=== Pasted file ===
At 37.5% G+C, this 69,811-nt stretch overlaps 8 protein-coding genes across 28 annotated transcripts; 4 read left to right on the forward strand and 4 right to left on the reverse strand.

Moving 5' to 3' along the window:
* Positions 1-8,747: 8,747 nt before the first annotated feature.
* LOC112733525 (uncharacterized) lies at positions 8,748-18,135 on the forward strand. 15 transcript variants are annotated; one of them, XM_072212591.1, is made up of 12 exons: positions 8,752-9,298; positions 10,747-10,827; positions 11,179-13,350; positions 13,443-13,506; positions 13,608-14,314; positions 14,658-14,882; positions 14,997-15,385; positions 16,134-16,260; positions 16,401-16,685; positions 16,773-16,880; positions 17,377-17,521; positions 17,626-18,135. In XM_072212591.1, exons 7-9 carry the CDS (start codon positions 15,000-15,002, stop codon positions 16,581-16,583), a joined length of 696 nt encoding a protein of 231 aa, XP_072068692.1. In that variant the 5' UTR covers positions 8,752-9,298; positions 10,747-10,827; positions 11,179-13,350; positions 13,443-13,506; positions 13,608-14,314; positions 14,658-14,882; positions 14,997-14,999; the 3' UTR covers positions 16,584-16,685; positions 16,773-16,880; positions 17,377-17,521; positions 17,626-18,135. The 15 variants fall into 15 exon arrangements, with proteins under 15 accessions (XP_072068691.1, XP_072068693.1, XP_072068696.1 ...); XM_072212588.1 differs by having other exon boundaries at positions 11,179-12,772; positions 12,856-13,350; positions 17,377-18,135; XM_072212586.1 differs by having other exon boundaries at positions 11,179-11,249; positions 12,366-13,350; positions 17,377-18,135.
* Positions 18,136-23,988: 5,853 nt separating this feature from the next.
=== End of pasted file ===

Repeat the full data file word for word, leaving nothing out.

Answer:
At 37.5% G+C, this 69,811-nt stretch overlaps 8 protein-coding genes across 28 annotated transcripts; 4 read left to right on the forward strand and 4 right to left on the reverse strand.

Moving 5' to 3' along the window:
* Positions 1-8,747: 8,747 nt before the first annotated feature.
* LOC112733525 (uncharacterized) lies at positions 8,748-18,135 on the forward strand. 15 transcript variants are annotated; one of them, XM_072212591.1, is made up of 12 exons: positions 8,752-9,298; positions 10,747-10,827; positions 11,179-13,350; positions 13,443-13,506; positions 13,608-14,314; positions 14,658-14,882; positions 14,997-15,385; positions 16,134-16,260; positions 16,401-16,685; positions 16,773-16,880; positions 17,377-17,521; positions 17,626-18,135. In XM_072212591.1, exons 7-9 carry the CDS (start codon positions 15,000-15,002, stop codon positions 16,581-16,583), a joined length of 696 nt encoding a protein of 231 aa, XP_072068692.1. In that variant the 5' UTR covers positions 8,752-9,298; positions 10,747-10,827; positions 11,179-13,350; positions 13,443-13,506; positions 13,608-14,314; positions 14,658-14,882; positions 14,997-14,999; the 3' UTR covers positions 16,584-16,685; positions 16,773-16,880; positions 17,377-17,521; positions 17,626-18,135. The 15 variants fall into 15 exon arrangements, with proteins under 15 accessions (XP_072068691.1, XP_072068693.1, XP_072068696.1 ...); XM_072212588.1 differs by having other exon boundaries at positions 11,179-12,772; positions 12,856-13,350; positions 17,377-18,135; XM_072212586.1 differs by having other exon boundaries at positions 11,179-11,249; positions 12,366-13,350; positions 17,377-18,135.
* Positions 18,136-23,988: 5,853 nt separating this feature from the next.